NFL teams don’t usually just straight-up tank. We’ve seen it clearly happen in other pro leagues, but in football, too many players are on the field for a single draftee to be worth intentionally punting on an entire series of seasons.
Or so goes the common thinking. If you’re the Miami Dolphins circa most of the 2000s but particularly 2019 and onward, not only are you supertanking, you’ve figured a way around the “too many players are on the field” problem: simply trade all your players.
For current college athletes, playing for the Dolphins at any point in the near future is likely going to be minimally fun, as Miami’s stranded players concluded after it was too late.
Per a league source with knowledge of the situation, multiple Dolphins players contacted their agents after Sunday’s season-opening blowout loss and directed them to attempt to engineer trades elsewhere. The players believe that the coaching staff, despite claiming that they intend to try to win, aren’t serious about competing and winning and by all appearances have bought into the notion that the Dolphins will take their lumps now in the hopes of laying the foundation via high draft picks for building a successful team later.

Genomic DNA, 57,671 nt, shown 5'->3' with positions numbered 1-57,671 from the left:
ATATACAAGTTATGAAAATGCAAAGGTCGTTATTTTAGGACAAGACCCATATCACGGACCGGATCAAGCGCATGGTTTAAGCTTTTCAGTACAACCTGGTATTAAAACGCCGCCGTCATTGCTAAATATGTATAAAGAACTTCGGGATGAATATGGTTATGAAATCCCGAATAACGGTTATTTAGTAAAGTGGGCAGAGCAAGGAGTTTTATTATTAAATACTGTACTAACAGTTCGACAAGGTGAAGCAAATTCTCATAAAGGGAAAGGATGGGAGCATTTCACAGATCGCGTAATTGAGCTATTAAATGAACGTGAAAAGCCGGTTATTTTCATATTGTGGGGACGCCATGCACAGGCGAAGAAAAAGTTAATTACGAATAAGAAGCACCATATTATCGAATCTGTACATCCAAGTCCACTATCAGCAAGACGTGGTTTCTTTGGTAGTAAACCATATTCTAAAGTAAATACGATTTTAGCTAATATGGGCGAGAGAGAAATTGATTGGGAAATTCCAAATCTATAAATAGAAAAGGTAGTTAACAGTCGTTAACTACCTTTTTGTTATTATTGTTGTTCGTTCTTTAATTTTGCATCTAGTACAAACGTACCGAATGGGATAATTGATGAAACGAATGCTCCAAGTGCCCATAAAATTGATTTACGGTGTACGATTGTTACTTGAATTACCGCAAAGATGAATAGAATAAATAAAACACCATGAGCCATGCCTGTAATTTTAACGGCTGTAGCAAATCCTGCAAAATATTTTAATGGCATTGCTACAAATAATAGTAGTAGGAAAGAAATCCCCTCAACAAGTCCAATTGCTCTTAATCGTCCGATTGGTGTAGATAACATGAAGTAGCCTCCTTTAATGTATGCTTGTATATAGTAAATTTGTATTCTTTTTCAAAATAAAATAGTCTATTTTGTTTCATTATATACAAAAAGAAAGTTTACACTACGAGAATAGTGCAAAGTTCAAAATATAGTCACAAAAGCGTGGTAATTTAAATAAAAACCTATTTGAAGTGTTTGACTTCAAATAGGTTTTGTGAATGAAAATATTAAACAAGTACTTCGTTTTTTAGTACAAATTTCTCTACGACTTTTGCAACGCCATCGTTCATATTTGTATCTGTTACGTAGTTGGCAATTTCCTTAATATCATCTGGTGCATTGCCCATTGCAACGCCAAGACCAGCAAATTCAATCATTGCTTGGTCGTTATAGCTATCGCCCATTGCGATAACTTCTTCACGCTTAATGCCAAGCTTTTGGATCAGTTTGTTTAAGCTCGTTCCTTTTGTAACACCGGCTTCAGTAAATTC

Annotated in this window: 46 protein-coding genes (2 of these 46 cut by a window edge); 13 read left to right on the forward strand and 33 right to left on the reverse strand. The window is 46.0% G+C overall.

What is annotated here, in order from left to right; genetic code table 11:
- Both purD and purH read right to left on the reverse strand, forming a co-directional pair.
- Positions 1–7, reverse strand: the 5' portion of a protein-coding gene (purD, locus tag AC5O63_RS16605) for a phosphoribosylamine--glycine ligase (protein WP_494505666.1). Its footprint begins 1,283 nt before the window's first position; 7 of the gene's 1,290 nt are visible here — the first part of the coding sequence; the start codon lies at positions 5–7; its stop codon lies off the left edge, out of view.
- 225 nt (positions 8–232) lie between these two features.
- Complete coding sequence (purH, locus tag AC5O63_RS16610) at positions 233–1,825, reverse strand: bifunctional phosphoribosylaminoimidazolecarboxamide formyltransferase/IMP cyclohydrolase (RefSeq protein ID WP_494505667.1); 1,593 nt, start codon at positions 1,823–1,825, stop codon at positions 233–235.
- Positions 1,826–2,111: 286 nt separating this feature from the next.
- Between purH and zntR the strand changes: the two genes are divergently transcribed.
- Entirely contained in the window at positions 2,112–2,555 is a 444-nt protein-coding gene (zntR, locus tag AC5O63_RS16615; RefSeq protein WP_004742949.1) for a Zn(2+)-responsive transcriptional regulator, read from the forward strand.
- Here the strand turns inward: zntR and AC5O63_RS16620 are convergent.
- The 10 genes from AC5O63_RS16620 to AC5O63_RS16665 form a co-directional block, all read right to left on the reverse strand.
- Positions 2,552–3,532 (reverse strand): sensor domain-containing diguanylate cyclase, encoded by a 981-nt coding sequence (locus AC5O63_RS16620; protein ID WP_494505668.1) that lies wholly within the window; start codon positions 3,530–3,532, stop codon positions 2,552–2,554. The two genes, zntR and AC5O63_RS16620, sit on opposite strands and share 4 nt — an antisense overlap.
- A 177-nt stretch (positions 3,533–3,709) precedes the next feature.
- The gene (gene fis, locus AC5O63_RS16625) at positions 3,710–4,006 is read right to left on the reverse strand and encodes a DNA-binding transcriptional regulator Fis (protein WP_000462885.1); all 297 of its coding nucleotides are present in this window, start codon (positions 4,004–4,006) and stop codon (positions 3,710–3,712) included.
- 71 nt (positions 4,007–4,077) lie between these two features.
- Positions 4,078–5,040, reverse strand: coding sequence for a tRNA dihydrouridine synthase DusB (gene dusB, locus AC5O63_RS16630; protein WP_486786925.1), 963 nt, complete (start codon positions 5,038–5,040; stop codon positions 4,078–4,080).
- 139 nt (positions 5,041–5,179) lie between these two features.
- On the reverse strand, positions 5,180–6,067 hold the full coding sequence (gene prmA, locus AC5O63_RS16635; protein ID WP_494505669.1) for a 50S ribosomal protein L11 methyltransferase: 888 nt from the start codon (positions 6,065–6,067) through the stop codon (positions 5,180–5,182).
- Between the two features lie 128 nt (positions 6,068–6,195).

This was followed by Miami trading their fourth starter-type player in as many weeks, so good luck to all those yet to make it out.
Since we would prefer for today’s college football players to continue enjoying their time with the game, you should help us think of ways these players can avoid playing for the Dolphins (or some other similarly awful team, if another franchise manages to out-tank Miami).
Continue your education at the University of Oklahoma, by Jason
Trying to launch an NFL quarterbacking career without first transferring to play for the Sooners would be foolish. Just ask #1 picks Baker Mayfield and Kyler Murray, plus former Alabama star Jalen Hurts. Give the Dolphins an extra year to perhaps accidentally fall to the #2 pick, and spend that time pursuing one of dozens of master’s degrees in weathery Norman, Oklahoma.